1. Though the entire process must be a democratic one in which members determine the future of Momentum, it is important that we operate with theoretically accurate definitions. Therefore Momentum will adopt the following definitions:

g1) Momentum to recognise the following definition of socialism: “Socialism is necessarily the abolition of class society; the end to the separation of the worker from the objective conditions of production. To truly democratise the economy would require a free association of producers who consciously plan production and distribution. What distinguishes socialism from capitalism is that the exchange of labour time for social products is transparent, and thus labour is no longer alienated. This radical transformation of production relations is critical to any definition of socialism. Moreover, insofar as capitalism is a globalised and self-expanding system, socialism in one country is impossible to sustain. Socialism is an internationalist project. Likewise, any new system of production will bear the marks of what came before; socialism is a historically contingent project for which there cannot be any blueprints.”

g2) Momentum to recognise the following definition of the state: “The state is the mechanism by which the ruling class secures and maintains domination over society and one of the means by which it organises itself internally. It is not a static institution but a process by which class relations are transformed into institutional forms—forms which are historically contingent. Even when it appears to take a democratic or parliamentary form, it nonetheless functions as an instrument of class dictatorship at both a national and international level. The formal rights won through working-class struggle or granted by the state are not sufficient in themselves for building the power necessary for the abolition of class society and may often obscure the extent to which the state excludes those it is meant to represent.” 

Proposal 2: Membership requirements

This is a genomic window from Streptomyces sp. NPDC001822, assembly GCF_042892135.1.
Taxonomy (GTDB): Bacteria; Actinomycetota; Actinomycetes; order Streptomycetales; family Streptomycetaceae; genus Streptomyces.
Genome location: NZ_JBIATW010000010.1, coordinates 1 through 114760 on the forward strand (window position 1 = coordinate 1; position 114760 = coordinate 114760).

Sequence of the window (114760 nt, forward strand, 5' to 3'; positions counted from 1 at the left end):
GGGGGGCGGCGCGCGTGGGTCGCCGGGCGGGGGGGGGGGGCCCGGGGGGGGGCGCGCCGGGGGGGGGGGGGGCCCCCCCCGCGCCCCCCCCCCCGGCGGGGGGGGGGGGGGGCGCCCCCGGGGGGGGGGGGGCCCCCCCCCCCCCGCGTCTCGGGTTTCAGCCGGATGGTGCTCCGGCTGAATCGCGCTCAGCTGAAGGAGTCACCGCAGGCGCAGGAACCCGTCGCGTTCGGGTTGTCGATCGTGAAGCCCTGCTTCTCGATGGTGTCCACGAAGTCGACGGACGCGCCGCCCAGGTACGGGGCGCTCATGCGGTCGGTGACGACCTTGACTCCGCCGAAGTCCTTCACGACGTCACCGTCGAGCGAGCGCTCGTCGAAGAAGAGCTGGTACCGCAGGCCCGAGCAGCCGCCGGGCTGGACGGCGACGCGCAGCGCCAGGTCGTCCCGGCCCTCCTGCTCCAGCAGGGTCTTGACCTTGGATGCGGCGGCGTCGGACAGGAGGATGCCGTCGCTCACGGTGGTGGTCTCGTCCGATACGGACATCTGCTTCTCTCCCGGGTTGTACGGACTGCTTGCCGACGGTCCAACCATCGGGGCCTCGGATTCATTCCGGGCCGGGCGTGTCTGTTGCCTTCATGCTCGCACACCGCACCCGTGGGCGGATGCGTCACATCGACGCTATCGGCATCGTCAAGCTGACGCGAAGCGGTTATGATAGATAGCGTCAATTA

Reasoning: Currently the only requirement to become a Momentum member is membership of the Labour Party. This keeps the organisation too closely tethered to the Party, and fails to promote a unified message.

Proposal: Membership should be open to every person who accepts the substantive character of the organisation’s political platform. Acceptance does not mean agreement with every point of the platform, and members are free to organise within Momentum to make specific changes to the platform. Rather, it means committing to fight for the platform as the overall expression of the movement’s aims.

Proposal 3: Supporting parliamentary candidates

Reasoning: Currently there is no formal process for how Momentum decides to back candidates at any parliamentary level. This has led to support for individuals who have previously made transphobic comments. Adherence to a political platform will prevent this happening again.

Proposal: For any candidate standing at any level of parliamentary politics to receive Momentum’s support they must:

a) Be a member of Momentum.

b) If the candidate is successful, any hired staff must also be Momentum members.

c) They must accept and pledge to promote and fight for the Momentum political platform if one is passed.

d) Must agree to quarterly meetings with an assembly constituted of the Momentum NCG and delegates from local Momentum branches.

e) All Momentum members in parliament must vote as a block, based on the political principles of Momentum, regardless of the Party whip.


Proposal 4: Deliberate the utility of the CLGA

Reasoning: Momentum have backed Centre Left Grassroots Alliance slates that have included transphobic individuals on multiple occasions; the CLGA’s slate-making is oblique and barely democratic at all. Candidates are proposed and then agreed by consensus, with no formal process or rules. This is justified by the need for unity between the various member organisations in order to run a joint campaign, but ignores the disunity it creates among rank and file members. It is also unrealistic and frankly insulting to expect comrades to vote for their oppressors.

Proposal: A working group of 18 Momentum members chosen by sortition to be set up to produce a report into whether the CLGA is fit for purpose. At least 2 must be representatives from WLF or CFS, and at least 4 must be from BAME backgrounds. Only 2 may be members of the NCG. Once the report is completed it is to be published, with any proposals coming out of it to be voted on by Momentum members in an OMOV ballot.


Proposals for the Power and participation assembly

Proposal 1: Publication of Momentum finances